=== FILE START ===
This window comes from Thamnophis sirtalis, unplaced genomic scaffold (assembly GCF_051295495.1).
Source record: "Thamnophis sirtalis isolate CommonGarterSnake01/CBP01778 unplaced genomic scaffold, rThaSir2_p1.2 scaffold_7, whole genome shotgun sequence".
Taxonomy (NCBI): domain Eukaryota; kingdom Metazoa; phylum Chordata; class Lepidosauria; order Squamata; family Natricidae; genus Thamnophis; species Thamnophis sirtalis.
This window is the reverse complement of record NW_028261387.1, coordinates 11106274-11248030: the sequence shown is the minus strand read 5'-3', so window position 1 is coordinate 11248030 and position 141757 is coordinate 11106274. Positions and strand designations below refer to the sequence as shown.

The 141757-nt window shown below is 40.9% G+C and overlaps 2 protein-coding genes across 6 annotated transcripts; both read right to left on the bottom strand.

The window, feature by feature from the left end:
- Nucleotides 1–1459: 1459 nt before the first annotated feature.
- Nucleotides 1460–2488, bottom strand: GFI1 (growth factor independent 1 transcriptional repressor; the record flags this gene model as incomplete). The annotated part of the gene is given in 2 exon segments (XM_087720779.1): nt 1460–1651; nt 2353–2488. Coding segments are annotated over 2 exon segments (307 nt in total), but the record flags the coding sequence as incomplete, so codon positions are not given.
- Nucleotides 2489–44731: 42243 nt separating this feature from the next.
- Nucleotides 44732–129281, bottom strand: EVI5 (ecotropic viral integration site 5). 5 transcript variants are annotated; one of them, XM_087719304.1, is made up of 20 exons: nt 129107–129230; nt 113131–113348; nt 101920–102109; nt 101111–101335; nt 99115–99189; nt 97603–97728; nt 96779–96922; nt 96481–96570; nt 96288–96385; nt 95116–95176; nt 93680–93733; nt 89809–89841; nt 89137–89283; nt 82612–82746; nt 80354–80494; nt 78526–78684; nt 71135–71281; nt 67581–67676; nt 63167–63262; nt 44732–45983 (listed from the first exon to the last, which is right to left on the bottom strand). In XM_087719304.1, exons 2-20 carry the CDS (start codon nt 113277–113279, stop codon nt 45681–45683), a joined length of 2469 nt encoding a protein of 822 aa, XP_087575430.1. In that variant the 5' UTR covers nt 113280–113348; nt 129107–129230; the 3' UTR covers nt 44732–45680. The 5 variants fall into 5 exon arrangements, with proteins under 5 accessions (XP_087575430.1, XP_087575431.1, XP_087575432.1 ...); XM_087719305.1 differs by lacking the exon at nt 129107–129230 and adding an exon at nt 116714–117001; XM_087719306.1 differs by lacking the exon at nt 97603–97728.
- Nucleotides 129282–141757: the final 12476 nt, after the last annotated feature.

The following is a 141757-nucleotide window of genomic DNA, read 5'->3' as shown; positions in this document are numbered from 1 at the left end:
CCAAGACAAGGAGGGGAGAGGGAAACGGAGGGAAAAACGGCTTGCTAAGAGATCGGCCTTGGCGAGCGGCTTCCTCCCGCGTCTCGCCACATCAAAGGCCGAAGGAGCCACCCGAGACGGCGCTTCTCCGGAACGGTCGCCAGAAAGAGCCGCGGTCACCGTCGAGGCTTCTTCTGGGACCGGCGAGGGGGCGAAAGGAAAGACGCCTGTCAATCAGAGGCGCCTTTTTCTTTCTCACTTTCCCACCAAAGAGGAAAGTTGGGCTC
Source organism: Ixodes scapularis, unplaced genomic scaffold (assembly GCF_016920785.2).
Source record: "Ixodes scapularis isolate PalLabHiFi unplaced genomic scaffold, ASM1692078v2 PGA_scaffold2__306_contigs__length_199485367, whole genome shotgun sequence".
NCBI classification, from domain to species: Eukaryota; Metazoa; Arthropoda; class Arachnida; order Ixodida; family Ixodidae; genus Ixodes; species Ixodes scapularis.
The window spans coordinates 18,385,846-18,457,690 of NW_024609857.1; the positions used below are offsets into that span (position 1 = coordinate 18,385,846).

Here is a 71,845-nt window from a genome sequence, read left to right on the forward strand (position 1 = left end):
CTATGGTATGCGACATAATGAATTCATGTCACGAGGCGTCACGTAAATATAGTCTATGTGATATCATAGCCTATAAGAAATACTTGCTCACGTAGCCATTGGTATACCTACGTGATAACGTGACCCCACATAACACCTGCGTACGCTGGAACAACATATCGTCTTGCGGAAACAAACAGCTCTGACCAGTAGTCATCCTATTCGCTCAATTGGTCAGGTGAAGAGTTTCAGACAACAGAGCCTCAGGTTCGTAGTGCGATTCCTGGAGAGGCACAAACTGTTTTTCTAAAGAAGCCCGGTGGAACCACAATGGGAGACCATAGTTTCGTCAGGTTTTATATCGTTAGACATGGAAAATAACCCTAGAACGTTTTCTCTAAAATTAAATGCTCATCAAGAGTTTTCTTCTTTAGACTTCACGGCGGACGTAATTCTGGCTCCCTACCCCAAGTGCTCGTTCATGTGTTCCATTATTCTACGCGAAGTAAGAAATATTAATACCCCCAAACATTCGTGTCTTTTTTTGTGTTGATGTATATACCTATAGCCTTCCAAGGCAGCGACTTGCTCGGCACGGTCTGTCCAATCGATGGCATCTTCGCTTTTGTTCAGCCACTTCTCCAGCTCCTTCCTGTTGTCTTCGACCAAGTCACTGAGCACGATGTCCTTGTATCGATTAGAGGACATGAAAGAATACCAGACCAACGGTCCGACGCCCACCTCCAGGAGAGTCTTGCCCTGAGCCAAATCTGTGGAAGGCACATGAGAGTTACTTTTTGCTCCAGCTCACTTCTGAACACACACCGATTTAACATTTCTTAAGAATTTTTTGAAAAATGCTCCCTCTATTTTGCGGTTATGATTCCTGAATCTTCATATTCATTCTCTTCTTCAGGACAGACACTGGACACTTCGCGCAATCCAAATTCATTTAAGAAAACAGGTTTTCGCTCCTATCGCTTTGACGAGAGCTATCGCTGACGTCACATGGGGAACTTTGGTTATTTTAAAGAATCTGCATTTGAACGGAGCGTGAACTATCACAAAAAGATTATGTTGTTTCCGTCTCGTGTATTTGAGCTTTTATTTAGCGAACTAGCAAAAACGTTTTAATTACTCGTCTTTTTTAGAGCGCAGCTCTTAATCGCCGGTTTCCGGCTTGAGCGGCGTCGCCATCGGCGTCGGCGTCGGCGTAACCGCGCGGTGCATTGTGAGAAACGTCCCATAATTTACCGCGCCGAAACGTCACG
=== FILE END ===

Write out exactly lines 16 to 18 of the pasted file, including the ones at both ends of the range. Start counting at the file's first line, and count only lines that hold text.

NCBI classification, from domain to species: Eukaryota; Metazoa; Arthropoda; class Arachnida; order Ixodida; family Ixodidae; genus Ixodes; species Ixodes scapularis.
The window spans coordinates 18,385,846-18,457,690 of NW_024609857.1; the positions used below are offsets into that span (position 1 = coordinate 18,385,846).

Here is a 71,845-nt window from a genome sequence, read left to right on the forward strand (position 1 = left end):